Google, Microsoft to crack down on internet child porn

Rick Moran
Everyone knows that there is a dark underbelly to the internet. Snuff films, violent sexual imagery, child porn - all sorts of depravity that, because of the unfettered freedom allowed on the internet, is difficult to censor and very hard to erase.

But in an historic partnership. Google and Microsoft have fine tuned their search engines to identify images and videos of child pornography and are making a concerted effort to banish such filth from the web.

Business Insider:

Google's Executive Chairman Eric Schmidt wrote an op-ed in the Daily Mail this weekend, outlining changes being made to Google's search function in order to block child pornography.

Google has lots of plans to help fix this problem, notably, using humans to review each image to confirm the difference between abuse and what Schmidt called "innocent pictures of kids at bath time."

Schmidt writes:

We've fine tuned Google Search to prevent links to child sexual abuse material from appearing in our results.

While no algorithm is perfect - and Google cannot prevent pedophiles adding new images to the web - these changes have cleaned up the results for over 100,000 queries that might be related to the sexual abuse of kids. 

Google will roll out changes on a global level in 150 different languages.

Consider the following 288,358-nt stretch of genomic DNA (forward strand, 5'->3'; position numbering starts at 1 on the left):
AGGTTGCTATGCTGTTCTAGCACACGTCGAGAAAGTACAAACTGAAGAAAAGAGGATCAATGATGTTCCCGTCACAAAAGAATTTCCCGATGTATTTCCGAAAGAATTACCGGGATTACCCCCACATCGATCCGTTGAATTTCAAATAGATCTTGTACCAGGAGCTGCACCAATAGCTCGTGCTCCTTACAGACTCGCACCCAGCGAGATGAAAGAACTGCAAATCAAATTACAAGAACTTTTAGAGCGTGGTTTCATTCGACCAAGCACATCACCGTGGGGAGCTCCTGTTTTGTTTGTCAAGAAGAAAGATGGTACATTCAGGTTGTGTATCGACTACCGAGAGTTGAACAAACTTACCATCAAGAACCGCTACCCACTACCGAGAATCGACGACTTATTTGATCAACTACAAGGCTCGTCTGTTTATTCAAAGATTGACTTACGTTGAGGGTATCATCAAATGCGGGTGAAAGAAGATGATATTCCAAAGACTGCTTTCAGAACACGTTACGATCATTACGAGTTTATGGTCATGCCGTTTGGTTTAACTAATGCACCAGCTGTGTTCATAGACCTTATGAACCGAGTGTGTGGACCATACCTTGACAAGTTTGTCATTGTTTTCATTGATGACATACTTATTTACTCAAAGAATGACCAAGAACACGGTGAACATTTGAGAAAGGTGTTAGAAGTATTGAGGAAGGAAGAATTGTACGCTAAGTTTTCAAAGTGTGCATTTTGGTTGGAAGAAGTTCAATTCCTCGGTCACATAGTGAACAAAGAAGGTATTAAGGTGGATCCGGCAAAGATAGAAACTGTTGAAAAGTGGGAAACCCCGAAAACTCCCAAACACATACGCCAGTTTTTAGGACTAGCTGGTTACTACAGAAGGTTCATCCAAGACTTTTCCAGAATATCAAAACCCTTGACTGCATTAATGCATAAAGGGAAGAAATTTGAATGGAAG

It's a start. And hopefully, the technology will continue to improve to the point where net search engines can virtually eliminate the smut. But as Schmidt points out, there is always going to be a way for pedophiles to share their depravity with others. What is to be hoped is that these criminals can be identified and prosecuted when they seek to spread their filth.




Everyone knows that there is a dark underbelly to the internet. Snuff films, violent sexual imagery, child porn - all sorts of depravity that, because of the unfettered freedom allowed on the internet, is difficult to censor and very hard to erase.

But in an historic partnership. Google and Microsoft have fine tuned their search engines to identify images and videos of child pornography and are making a concerted effort to banish such filth from the web.

Business Insider:

Google's Executive Chairman Eric Schmidt wrote an op-ed in the Daily Mail this weekend, outlining changes being made to Google's search function in order to block child pornography.

Google has lots of plans to help fix this problem, notably, using humans to review each image to confirm the difference between abuse and what Schmidt called "innocent pictures of kids at bath time."

Schmidt writes:

We've fine tuned Google Search to prevent links to child sexual abuse material from appearing in our results.

While no algorithm is perfect - and Google cannot prevent pedophiles adding new images to the web - these changes have cleaned up the results for over 100,000 queries that might be related to the sexual abuse of kids. 

Google will roll out changes on a global level in 150 different languages.

It's a start. And hopefully, the technology will continue to improve to the point where net search engines can virtually eliminate the smut. But as Schmidt points out, there is always going to be a way for pedophiles to share their depravity with others. What is to be hoped is that these criminals can be identified and prosecuted when they seek to spread their filth.